What is an Authorized User on a Credit Card?

Being an authorized user on a credit card means that you are authorized to use another person’s credit card in your own name. You get your own “copy” of the card but have none of the obligations of the primary account holder.

Who should become an Authorized User?

Anyone with no credit history or young credit history can benefit from becoming an authorized user. Parents commonly add children as authorized users to help them build their otherwise wholly independent credit history.

If your credit score is sub-par you can also benefit from becoming an authorized user. The primary account holder’s activity will boost your score as well, provided they are using their card responsibly.

The Good

Providing the primary account holder follows good credit practices, the authorized user can receive quite a significant credit score boost in a short time after being added to the card. Payment History, Credit Utilization, and Length of Credit History combined account for 80 percent of your FICO credit score. Being added as an authorized user to an established credit account means you will share the benefits of the primary account holder’s on time payments, low utilization, and old age of account.

The Bad

The authorized user can spend whatever balance they like on the card and has no obligation to pay any amount. However, most card issuers will let you set a limit on the authorized user card. With or without a limit, all responsibility for use of the card falls on the primary account holder regardless of who it was used by. Additionally the authorized user only benefits when the primary account holder uses the card responsibly. A late payment impacts everyone named on the card, so make sure the primary account holder has good credit history before being added to their card.

What is a FICO Credit Score?

We all know building credit is important. But what actually goes into a credit score? Knowing the factors involved in calculating your FICO credit score is the first step to improving your credit score.

FICO (Fair Isaac Corporation) is a “data analytics company”, meaning they’re in the business of analyzing consumer credit data. Your FICO Credit Score is calculated based on a multitude of data points from your credit report. 

FICO uses five categories with various levels of importance to calculate your FICO Credit Score. The percentages indicate the relative impact of each category on your credit score.

Payment History (35%)

This category is affected by whether or not you pay your bills on time. A lender doesn’t want to see late payments on any credit accounts, so make sure you pay your bills on time each month. See our guide on how to set up Auto Pay with most major banks to make sure you never miss a payment again.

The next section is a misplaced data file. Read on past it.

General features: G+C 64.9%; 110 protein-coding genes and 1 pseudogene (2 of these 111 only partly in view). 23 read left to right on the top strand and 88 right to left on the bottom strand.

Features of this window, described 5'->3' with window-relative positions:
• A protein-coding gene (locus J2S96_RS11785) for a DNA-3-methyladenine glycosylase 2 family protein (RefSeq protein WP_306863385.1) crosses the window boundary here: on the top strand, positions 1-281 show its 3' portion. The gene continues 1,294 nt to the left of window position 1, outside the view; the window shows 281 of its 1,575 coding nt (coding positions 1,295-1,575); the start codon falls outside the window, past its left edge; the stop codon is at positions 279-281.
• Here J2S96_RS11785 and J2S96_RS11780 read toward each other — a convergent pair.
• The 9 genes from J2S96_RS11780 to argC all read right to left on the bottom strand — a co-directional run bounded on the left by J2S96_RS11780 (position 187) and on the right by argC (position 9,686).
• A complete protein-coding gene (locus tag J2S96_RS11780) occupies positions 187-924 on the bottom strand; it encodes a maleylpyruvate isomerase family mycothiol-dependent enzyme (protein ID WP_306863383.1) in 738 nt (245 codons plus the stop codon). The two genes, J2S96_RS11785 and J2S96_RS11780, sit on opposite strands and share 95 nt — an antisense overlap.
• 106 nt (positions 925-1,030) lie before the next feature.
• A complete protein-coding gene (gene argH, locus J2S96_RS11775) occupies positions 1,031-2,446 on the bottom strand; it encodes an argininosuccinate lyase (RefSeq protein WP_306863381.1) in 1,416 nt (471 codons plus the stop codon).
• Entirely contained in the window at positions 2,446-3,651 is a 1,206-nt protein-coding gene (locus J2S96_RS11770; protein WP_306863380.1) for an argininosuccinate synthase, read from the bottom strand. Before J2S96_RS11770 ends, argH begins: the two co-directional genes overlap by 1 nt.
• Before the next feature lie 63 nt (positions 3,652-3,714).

Amounts Owed/Utilization (30%)

The “Amounts Owed” category, more commonly referred to as “credit utilization”, is influenced by a ratio of how much you are spending versus your total credit line available. This number is usually expressed as a percentage. A generally accepted acceptable credit utilization ratio is 30 percent or less. This means if you have a total credit line of $1000, you should not end the billing cycle with more than $300 due on the card.

Tip to Reduce Utilization: The utilization ratio reported to the credit bureaus is only sent at the end of each billing cycle. If you make payments before the end of the billing cycle, that utilization information will not affect your score. For example, for a $1000 credit line, if $900 were spent and a payment was made mid-month for $600, the credit utilization ratio would still be 30 percent at the end of the billing cycle.

New Credit (10%)

This is probably the most simple category to understand. It is calculated based on how many “hard inquiries” you have on your credit report. You can learn more about the differences between hard and soft credit inquiries here, however the main difference is that hard inquiries affect your credit score, and soft inquiries don’t.

Length of Credit History (15%)

The longer you’ve held open credit accounts, the more your score will increase. When starting out with your first credit card, this will most likely be the largest factor impacting your score. However, just because you have a short length of credit history doesn’t necessarily mean you will automatically have a low FICO credit score. Several “ages of account” are taken into consideration for this category, including the age of your newest account, the age of your oldest account, and the average age among all your credit accounts.

Tip to Increase Length of Credit History: Know a relative or friend with great credit? Have them add you as an “Authorized User” on their credit card, and as they pay their bill month to month your score will increase just for being named on their account. There are many benefits to being an Authorized User on a credit card.

Credit Mix (10%)

The last category taken into account is Credit Mix. This just means that the more diversified your mix of accounts is the higher your FICO score will be. Types of accounts include “credit cards, retail accounts, installment loans, finance company accounts, and mortgage loans”. Although this category is worth 10% of your score, don’t go opening accounts just to increase your credit mix as the negatives definitely outweigh the potential increase in this category.

(Some information gathered from this myFICO article)